I arrived at a local bonsai sale just before it closed. Most of the tables were empty; all the gems had found new homes. However, one slant-style pine caught my eye: an older tree with gentle trunk movement.
Its exposed nebari and flaky bark suggested age. Despite its very low price, no one had grabbed it.
Perhaps its flaws had overwhelmed potential buyers. This slant style had a trunk which lacked taper; the lower two thirds of the trunk had no branching. Midway up the trunk was a large, ugly branch cut.
The branches were long and leggy. The lower left and right branches resembled a long, horizontal hot dog. To slant this tree, the rootage on the left side rose out of the pot, making the tree feel unstable.
Flaws of this slant – a taperless trunk with no lower branches – would be features on a bunjin.
Once the tree was repotted in a drum pot with a more upright attitude, the rootage was level and the tree was stable.
The new front was chosen to hide the ugly branch cuts and maximize trunk movement. The branches were brought closer to the trunk, but the leggy branching in the apex was so long that the silhouette was cylindrical instead of triangular. Moreover, above the lower left branch were unsightly bar branches.
The apex was trimmed back. The saw cuts were hollowed slightly to remove the evidence of human touch, but they were never going to be features, so the new front was still a better choice. The left bar branch was removed, but the jin was retained (better than a saw cut) and the tree was repotted in a more appropriate bunjin pot.
Overall, the tree was shaping up nicely – but upon closer inspection, several flaws were more distracting than ever.
This tree looked like it was having a very bad hair day, with branches going out in all directions.
The branch on the right side exited the trunk with an upward angle, then folded back onto itself (follow the red line) to bring it closer to the trunk. An upper left branch (purple line) also flowed up and away from the trunk. Both were in sharp contrast to the lovely downward angle of the first branch.
The jin remaining after the left bar branch had been removed was too long. It gave the visual impression of a bar branch; worse still, it would have interfered with the proper downward positioning of the upper left branch. The jin was therefore shortened by 75% before positioning the adjacent branch.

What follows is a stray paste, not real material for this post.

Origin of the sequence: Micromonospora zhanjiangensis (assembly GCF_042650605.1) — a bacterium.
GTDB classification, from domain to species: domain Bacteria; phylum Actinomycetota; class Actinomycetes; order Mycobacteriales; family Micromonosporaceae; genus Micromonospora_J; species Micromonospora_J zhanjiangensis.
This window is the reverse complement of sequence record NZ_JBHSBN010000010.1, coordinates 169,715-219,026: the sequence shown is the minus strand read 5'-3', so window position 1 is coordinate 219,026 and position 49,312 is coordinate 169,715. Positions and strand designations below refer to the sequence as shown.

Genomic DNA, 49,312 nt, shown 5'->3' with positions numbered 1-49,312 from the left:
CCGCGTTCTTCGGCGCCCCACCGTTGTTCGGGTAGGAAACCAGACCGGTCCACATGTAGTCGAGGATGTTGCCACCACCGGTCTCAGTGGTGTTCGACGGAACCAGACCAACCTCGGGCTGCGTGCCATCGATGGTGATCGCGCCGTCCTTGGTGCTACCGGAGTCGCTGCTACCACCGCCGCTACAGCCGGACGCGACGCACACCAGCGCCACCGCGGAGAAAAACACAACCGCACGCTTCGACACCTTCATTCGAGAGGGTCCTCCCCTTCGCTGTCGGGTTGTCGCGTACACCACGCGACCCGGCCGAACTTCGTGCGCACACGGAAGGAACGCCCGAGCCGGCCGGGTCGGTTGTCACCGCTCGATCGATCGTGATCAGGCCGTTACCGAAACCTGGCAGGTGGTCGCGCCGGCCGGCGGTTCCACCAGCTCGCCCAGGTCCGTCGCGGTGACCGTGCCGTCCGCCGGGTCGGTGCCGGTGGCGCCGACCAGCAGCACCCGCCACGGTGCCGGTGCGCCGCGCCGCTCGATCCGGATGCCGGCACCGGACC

But the big question was “Where did the upper trunk go?” It seemed to disappear (the arrow marks the spot) where the upper left branch emerged.
The mystery of the disappearing trunk was solved by looking at the side view.
The upper trunk folded backward at an unfortunate angle. Small branches emerged from the apex in bizarre positions to create a soft crown.
The remedy for all these flaws was to wire and shape the upper branches and apex. To unfold the upper trunk, a small cut was made on the back side. Wire was applied, the trunk was pulled up about 45 degrees and angled toward the right, and cut paste was pressed onto the cut.
Pine branches are quite flexible when small. But after older growth has hardened and is no longer flexible, dramatic bends are still possible. The pine is more tolerant of cracks and tears; it will completely heal in time.
Application of wire and shaping the branches completes the design.
The upper branches now replicate the shape of the first branch. The downward angle of the branches exudes age that harmonizes with the character of the trunk and nebari.
Unfolding the upper trunk towards the right produces more movement, better taper, and a three-inch height increase (to 34 inches). By bringing the branches closer to the trunk and raising the apex, the main focus becomes the interesting trunk.
With its delicate equilibrium between a thin trunk and well-defined branches, this tall tree – once a neglected, unstable slant – has become a beautiful, balanced bunjin.
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